Alpha – But not as we've known it before


Something unusual, surprising and encouraging happened a couple of months ago. Since I arrived in Sarisbury we have had a church Alpha course most years starting in January. It has happened following the traditional pattern of Alpha. A meal together, Nicky Gumble on DVD, coffee and then a chat about the talk and anything else that comes up. They have been great, and we have a number of people who are now regular members of our church community who came to faith, or whose neglected faith was renewed through Alpha.

I was encouraged and excited over the summer with the possibility that an Alpha course might happen that I wouldn’t lead. There was one person who I knew would be interested plus others who had friends who might go. For various reasons this didn’t happen and I was left with the question of what to offer the one person I personally had contact with who was interested. The offer I made was, rather then you coming to our church Alpha course, why don’t I come to your home and we’ll listen to the DVDs together?

I now have the privilege of spending an evening each week in his home talking together about the Christian faith. And, here is the BIG and, he has been joined by his family! So instead of one person coming to ‘our’ church Alpha course, there is a whole family together exploring the Christian faith. WOW!

There’s no meal, but there are drinks, nibbles, cakes and one week I had the privilege of sharing in a family birthday cake! We watch the Alpha DVD which is either Nicky Gumble or the Student Alpha talk and then we chat.

The privilege of leading the Alpha course is amazing. Each time I have led one I have sat alongside people exploring faith and coming to a real, living relationship with Jesus for themselves.

Instead of saying ‘come to us’ I’ve ‘gone to them’ and the difference is great. This has led me to ask myself how we use Alpha in the future. Should we run ‘come to us’ Alpha courses? Maybe. But maybe we also need to free Alpha from the constraints of arranging meals and from the constraint of the vicar being involved?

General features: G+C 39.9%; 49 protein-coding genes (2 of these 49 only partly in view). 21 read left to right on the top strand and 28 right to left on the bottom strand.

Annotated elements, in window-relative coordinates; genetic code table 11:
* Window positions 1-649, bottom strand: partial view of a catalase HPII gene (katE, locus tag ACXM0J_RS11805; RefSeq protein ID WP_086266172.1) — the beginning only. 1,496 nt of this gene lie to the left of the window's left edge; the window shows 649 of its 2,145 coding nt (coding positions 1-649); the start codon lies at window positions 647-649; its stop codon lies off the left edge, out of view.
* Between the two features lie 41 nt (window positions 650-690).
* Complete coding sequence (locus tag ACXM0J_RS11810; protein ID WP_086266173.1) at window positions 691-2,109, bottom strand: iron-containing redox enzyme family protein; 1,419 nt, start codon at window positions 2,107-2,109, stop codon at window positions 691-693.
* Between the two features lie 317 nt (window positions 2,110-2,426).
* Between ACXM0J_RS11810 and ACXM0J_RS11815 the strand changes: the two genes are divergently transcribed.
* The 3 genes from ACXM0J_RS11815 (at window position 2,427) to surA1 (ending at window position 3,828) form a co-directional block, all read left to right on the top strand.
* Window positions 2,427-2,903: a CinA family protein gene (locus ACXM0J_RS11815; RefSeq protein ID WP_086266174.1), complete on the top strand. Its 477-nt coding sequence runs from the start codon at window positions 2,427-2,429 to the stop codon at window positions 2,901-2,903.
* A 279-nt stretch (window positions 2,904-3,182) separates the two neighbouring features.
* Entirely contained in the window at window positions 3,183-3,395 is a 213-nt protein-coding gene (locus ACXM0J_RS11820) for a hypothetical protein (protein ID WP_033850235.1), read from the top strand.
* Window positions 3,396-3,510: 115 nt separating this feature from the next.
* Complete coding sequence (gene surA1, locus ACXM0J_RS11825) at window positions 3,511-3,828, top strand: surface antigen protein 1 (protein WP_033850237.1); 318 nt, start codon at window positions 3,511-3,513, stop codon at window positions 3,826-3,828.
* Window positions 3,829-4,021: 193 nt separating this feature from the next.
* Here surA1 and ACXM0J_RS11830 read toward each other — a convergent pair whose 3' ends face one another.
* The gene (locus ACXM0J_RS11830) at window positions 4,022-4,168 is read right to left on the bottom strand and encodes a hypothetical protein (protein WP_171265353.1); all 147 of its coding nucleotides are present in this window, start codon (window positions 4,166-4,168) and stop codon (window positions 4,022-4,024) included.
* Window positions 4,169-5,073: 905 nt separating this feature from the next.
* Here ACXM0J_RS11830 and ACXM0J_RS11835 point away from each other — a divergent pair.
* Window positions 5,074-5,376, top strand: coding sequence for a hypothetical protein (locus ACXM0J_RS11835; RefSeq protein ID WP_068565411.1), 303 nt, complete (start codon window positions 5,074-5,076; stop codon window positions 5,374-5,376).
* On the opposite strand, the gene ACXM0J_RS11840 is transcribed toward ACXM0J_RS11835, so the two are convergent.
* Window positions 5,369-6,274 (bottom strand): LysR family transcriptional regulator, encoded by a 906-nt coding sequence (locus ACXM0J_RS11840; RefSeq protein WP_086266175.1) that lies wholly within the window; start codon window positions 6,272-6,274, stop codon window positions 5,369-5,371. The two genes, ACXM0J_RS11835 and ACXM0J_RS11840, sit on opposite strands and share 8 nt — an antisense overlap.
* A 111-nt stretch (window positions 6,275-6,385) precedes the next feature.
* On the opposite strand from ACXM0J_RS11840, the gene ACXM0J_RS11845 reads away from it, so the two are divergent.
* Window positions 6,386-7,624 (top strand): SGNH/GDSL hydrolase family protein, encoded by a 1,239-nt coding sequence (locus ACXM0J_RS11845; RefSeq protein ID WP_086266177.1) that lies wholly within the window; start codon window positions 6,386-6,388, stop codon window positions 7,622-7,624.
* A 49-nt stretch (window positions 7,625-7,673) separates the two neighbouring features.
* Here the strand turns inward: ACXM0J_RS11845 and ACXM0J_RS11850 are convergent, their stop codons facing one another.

Here’s what I’m thinking. Do you know friends, family, neighbours, colleagues or other acquaintances who might be interested in spending time with you to explore the Christian faith? Why don’t you do Alpha with them yourself, or maybe with your friends in the church community? Run Alpha as a small group for the people you know. Do Alpha with your own friends. Go to them and don’t expect them to come to you. Do it over a beer or glass of wine in an evening. Do it in the morning with some mums after they’ve dropped their children at school. Do it at lunchtime with colleagues at work. And when they say yes to your invitation ask them if they know anyone else they could invite to join you as well.

You won’t have all the answers, neither have I! One thing I can guarantee – you will grow amazingly in your own faith as well as introducing others to Jesus. We’ll provide the material and the support, all you have to do is dare to ask others if they’d enjoy doing Alpha with you. Don’t wait for the next ‘church’ Alpha course, it may not happen again! Go for it yourself.

Before you jump in with both feet, and I really, really hope some of your will, here are three things to consider. Firstly be prepared to grow as a Christian yourself. One of the greatest ways of growing in our own faith is to share it with others, the more you give the more you’ll grow. Be prepared after the Alpha course has finished to continue to journey with your friends as they explore the christian faith and get to know Jesus. And lastly have someone else with you or supporting you. When Jesus needed a donkey even he sent two people! Do Alpha with other christian friends, as well as the friends who are exploring, or have someone who regularly prays for you and who you share how things are going with.

3 thoughts on “Alpha – But not as we've known it before

  1. Wow, that’s great, and so natural. A natural progression oof what we have been talking about re mission. I had always been adamantly anti mission (as in going to people who had no idea or interest in Christianity), but it is all making sense now. We don;t kill them any more if they don’t convert. Talking to people about our faith at their invitation feels comfortable (if still a bit scary). Well done,

  2. Sylvia, thanks for the comment. Glad that mission seems more natural and comfortable.

    Interrestingly this week I had a conversation with someone asking if I knew of a local Alpha course because they had a friend who was interested. I don’t but I suggested that they do Alpha themselves with their friend and they thought that was a great idea.

  3. I was talking to Karen, the wife of the family you mentioned, in your message, and she seemed so pleased that the whole family had become involved, She felt that they were all very close, when it could have been such a strain after his stroke.

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